Is a weak US dollar good for the markets?
The US dollar (UUP) has continued to lose its value with respect to its trading partners. The US Dollar Index fell 1.6% in the week ended May 26, 2017, after posting nominal gains of 0.34% in the previous week. Uncertainty about the Federal Reserve’s raising rates in its June 14 meeting drove the US dollar lower.
Generally, the value of a country’s currency rises if interest rates rise, as investors will get higher returns for funds stored in that currency.
The US Dollar Index is a measure of the value of the US dollar relative to a basket of foreign currencies. The currencies used to calculate this index are the euro (FXE), the Japanese yen, the Canadian dollar (FXC), the British pound (FXB), the Swedish krona, and the Swiss franc (FXF). The base year for this index is 1973, and the base began at 100.
Mixed US economic data added further weakness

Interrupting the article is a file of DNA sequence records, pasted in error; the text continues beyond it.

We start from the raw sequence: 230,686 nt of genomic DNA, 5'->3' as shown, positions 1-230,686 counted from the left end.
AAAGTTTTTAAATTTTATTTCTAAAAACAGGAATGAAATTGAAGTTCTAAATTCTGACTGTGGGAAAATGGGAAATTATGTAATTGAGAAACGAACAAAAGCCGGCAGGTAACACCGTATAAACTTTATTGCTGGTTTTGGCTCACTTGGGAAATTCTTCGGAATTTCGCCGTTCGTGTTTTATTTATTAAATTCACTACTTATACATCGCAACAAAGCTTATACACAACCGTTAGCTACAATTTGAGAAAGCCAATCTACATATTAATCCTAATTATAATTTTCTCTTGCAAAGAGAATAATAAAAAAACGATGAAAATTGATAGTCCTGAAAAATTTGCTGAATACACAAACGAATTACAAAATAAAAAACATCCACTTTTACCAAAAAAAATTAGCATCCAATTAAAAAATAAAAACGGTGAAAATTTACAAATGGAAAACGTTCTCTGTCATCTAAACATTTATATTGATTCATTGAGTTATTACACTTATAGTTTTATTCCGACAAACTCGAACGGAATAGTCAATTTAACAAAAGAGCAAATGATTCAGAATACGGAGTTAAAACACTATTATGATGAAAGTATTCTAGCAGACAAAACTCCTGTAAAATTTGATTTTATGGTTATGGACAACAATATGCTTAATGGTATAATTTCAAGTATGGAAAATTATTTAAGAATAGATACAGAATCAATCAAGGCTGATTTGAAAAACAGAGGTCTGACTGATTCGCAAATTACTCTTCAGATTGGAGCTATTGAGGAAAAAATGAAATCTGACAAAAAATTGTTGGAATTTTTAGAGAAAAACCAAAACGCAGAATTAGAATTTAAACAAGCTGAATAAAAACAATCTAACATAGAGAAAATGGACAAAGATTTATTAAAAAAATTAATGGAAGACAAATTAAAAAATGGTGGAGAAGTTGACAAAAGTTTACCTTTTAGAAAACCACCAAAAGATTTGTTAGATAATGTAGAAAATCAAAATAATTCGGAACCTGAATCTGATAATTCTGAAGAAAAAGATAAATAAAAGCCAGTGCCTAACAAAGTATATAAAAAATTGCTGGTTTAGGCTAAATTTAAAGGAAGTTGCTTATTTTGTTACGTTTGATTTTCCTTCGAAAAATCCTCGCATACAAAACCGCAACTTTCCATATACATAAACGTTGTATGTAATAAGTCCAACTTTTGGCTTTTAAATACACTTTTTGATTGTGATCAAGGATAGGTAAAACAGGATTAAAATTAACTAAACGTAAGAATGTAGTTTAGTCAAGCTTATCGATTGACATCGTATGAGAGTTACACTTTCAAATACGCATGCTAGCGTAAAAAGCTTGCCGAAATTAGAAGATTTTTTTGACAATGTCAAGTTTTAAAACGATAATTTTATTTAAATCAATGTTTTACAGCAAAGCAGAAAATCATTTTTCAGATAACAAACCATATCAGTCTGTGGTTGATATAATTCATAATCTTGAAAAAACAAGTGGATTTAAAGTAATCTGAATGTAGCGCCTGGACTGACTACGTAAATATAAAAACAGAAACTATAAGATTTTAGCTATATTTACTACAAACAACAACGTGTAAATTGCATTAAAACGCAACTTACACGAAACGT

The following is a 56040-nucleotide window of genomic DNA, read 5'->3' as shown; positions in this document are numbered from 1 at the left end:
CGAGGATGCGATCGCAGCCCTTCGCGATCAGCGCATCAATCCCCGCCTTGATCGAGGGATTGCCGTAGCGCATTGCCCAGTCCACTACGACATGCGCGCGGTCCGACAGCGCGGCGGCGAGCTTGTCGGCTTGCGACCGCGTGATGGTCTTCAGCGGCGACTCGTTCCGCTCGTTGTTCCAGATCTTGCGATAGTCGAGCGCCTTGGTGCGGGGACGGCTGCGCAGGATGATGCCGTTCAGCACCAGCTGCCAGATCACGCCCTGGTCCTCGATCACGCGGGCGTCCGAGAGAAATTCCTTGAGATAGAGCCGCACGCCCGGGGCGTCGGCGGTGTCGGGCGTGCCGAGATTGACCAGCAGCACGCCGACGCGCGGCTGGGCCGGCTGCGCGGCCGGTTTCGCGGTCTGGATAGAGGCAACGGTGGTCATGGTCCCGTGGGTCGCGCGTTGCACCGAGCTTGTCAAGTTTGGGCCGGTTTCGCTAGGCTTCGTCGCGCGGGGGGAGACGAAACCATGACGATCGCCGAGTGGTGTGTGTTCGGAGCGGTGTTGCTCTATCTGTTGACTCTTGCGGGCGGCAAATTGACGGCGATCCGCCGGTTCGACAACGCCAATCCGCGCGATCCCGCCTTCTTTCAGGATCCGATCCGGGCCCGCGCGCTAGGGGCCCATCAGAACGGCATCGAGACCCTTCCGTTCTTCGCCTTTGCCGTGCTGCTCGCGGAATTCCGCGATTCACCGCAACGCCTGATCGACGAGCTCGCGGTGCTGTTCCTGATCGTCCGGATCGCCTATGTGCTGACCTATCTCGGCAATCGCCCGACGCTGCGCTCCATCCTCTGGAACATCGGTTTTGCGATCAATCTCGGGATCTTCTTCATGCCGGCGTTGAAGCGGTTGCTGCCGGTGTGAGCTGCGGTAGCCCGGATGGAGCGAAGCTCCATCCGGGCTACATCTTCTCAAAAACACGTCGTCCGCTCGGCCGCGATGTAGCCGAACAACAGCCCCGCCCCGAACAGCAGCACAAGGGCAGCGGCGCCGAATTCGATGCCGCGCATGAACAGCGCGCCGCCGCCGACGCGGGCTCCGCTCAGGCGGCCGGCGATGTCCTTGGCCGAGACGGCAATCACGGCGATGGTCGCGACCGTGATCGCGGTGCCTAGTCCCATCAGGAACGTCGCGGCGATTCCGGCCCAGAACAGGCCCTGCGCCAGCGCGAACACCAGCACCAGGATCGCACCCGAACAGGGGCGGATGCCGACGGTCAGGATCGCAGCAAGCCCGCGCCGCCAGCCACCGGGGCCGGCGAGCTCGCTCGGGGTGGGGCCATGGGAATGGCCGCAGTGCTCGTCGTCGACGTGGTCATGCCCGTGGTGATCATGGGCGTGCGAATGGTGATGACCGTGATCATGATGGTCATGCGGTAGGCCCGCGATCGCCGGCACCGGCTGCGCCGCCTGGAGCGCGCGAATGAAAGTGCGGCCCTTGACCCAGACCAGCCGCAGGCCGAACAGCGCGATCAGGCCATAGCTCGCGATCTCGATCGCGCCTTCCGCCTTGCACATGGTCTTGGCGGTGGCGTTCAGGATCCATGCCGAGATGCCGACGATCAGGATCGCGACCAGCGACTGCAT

The US economic data that were reported last week remained a mixed bag. Durable goods and home sales data were disappointing. A better-than-expected revision to 1Q17 GDP from 0.7% to 1.2% helped stabilize the dollar before the long weekend. As per the Commitment of Traders report’s calculations by Reuters, speculators cut their US dollar long positions in the previous week by $5.2 billion to the lowest level since September 2016.
A make or break week ahead for the US dollar
The falling US dollar has been welcomed by US industries because it’s made US exports competitive, but is its weakness a reason to worry?
A country’s currency’s relative strength reflects the fundamentals of its economy. Expectations of strong growth are reflected in higher premiums for its currency. The US dollar has rallied since the US elections in November 2016, but it’s been struggling to gain ground for the past few weeks. This struggle could be a sign of impending investor fatigue, which could result in a fall in risk appetite.
Next week’s non-farm payroll data, if positive, could help the dollar to recover. Otherwise, there may be further weakness leading up to the Federal Reserve’s meeting on June 14, 2017.
In the next article, we’ll analyze how fixed-income markets performed last week.